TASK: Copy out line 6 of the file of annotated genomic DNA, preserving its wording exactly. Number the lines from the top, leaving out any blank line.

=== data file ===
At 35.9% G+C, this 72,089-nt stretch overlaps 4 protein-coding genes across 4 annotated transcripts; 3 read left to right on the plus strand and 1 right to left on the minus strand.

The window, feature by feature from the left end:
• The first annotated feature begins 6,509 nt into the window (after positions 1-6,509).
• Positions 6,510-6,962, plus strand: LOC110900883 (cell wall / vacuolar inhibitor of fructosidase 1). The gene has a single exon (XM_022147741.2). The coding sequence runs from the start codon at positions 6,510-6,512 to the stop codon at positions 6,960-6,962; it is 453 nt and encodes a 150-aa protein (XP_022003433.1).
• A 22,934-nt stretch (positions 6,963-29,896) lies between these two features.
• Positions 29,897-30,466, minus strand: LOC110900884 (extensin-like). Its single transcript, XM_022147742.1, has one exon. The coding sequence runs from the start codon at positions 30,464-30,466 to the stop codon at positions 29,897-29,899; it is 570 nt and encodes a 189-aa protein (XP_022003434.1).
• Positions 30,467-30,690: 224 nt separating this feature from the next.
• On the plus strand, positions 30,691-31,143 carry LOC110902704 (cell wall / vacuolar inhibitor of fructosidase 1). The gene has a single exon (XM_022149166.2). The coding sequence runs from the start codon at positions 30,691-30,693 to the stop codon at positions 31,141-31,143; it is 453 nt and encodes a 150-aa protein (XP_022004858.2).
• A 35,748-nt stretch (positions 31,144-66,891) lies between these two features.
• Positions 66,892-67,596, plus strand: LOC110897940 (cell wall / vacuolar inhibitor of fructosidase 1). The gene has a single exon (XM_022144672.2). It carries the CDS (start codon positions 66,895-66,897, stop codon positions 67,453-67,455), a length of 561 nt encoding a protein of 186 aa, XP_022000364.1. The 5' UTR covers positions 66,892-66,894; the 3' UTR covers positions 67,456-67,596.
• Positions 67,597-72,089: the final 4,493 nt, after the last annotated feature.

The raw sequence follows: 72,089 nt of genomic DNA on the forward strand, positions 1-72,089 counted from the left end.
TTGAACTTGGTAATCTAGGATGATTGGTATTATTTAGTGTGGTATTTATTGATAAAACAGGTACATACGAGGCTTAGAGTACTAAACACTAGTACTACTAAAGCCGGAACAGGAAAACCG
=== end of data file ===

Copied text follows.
• Positions 29,897-30,466, minus strand: LOC110900884 (extensin-like). Its single transcript, XM_022147742.1, has one exon. The coding sequence runs from the start codon at positions 30,464-30,466 to the stop codon at positions 29,897-29,899; it is 570 nt and encodes a 189-aa protein (XP_022003434.1).